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Hamsundan

A brief history of you

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Would you care to share your story on how you came to be where you are today?

 

What is the biggest influenced outside of academics that led you to the field you work in?

What is the most challenging situation you have encountered in your lifetime?

What is the most valuable thing you have learned from your experiences?

What advice would you tell a younger version of yourself?

Is there anything left you wish to accomplish?

 

I understand you are very busy so I want to thank you for the privilege of your time.

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I'm a welder. It's a steady income now that I have a family. I failed out of a biochemistry program years ago. The hardest thing I've had to overcome was depression. Hindsight I've learned a lot about the value of education. I'd cut off my arm to go back to school. I have no idea what I would tell myself in the past. And I really think I should know.

 

I didn't make this topic because I wanted to talk about myself. I want to know how smart, successful people came to choose their careers and if anything helped make them into who they are today.

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29 minutes ago, Hamsundan said:

I'm a welder. It's a steady income now that I have a family. I failed out of a biochemistry program years ago. The hardest thing I've had to overcome was depression. Hindsight I've learned a lot about the value of education. I'd cut off my arm to go back to school. I have no idea what I would tell myself in the past. And I really think I should know.

...if you didn't fail at school, you would have a completely different life, with a completely different wife, with completely different children..

Once, I was walking on the street, some girl couple meters in front of me, and speedy driven car had accident and literally fly through our pedestrian path, 5 meters from that girl. I said to her "if you would get out of home 5 seconds earlier you would be dead by now"..

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I think a lot of people say, "hey if I didn't turn left at that stop sign there's no possible way I'd be where I am right now." When in reality there are a lot of other routes to that same location, and many, many others. Contemplating all the 'what ifs' is unproductive.

I'm happy with my life and family. I plan on going back and getting an education. I was just wondering if anyone had any experiences that would be helpful advice.

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35 minutes ago, Hamsundan said:

I plan on going back and getting an education. I was just wondering if anyone had any experiences that would be helpful advice.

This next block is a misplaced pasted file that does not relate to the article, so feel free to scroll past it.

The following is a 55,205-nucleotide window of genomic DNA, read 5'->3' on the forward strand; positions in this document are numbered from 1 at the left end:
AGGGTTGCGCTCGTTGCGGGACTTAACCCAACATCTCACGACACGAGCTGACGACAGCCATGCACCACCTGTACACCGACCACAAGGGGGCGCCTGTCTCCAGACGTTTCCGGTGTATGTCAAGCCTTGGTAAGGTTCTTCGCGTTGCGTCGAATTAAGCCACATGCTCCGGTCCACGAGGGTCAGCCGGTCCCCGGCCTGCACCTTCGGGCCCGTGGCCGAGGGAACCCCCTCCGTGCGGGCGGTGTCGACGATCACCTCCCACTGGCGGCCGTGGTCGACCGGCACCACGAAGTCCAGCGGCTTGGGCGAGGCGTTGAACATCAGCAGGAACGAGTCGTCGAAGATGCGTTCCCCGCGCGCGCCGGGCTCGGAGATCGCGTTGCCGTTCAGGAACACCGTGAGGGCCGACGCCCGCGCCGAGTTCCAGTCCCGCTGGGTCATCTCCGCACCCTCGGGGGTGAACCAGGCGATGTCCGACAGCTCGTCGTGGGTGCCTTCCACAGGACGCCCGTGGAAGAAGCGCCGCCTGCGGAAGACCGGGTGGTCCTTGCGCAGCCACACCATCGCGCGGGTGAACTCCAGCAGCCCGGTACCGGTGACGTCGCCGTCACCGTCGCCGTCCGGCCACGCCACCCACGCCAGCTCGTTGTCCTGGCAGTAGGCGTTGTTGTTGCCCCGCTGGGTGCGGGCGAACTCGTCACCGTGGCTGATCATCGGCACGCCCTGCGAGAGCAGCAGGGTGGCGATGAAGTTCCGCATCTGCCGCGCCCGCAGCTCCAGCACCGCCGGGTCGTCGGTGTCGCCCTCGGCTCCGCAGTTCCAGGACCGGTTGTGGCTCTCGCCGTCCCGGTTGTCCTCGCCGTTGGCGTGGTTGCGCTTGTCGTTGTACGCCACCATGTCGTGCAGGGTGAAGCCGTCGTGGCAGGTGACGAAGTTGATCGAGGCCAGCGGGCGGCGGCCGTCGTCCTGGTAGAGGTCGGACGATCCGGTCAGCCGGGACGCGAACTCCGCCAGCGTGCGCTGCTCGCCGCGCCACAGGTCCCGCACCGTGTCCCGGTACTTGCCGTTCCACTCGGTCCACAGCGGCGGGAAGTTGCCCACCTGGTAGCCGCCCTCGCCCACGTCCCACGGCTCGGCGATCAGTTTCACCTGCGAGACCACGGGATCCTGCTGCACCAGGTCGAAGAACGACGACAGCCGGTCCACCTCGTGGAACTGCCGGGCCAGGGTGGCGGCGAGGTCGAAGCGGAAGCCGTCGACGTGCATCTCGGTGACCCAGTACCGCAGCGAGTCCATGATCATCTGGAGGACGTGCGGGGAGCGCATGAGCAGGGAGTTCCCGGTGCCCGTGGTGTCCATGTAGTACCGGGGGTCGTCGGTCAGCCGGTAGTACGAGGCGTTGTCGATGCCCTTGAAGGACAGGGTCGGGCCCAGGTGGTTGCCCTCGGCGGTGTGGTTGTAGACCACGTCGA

In the UK, the Open University made it easier for working people to get a second chance at an education. (I started working towards a degree but gave up for a variety of reasons  - lack of time, money, etc.)

There are so many online courses now, run by prestigious universities and colleges, it makes it much easier than in the past.

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1 hour ago, Strange said:

In the UK, the Open University made it easier for working people to get a second chance at an education. (I started working towards a degree but gave up for a variety of reasons  - lack of time, money, etc.)

There are so many online courses now, run by prestigious universities and colleges, it makes it much easier than in the past.

And that is very good route. The smarter community, the better community..

Unfortunately many fake universities and fake schools have been made here, which are just pulling people's money for worthless education (due to level). Or even just giving diploma for money without any education. Verification of knowledge of students must be done outside of the university or school, in complete anonymity to prevent fraud.

Hm.. Google Glasses, or similar product, to record what student is doing during exam? It would help to solve problem with cheaters and fake diploma for nothing..

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What an interesting choice of career. I once knew a woman who was an emergency phone operator who then became a reporter for the local paper- back when newspaper was a thing. I wonder if her experiences guided her interest.

 

I agree there are many resources online that are well structured and totally free. Learning is a thrill now. Does it make you self conscious to be an unconventional student? I was once laughed at by a graduate who was very proud of his accomplishments. On knowing what to do... When I first held my daughter I said, "I don't know what I'm supposed to do." But I knew it was right.

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When someone tells you that you can do anything you set your mind to, IT IS NOT TRUE.  For every successful person who made it big in life, there are many, many others who are just as talented and work just as hard but they were not in the right place at the right time.  They could not practice football, or whatever their love, because they had to GET A JOB ASAP.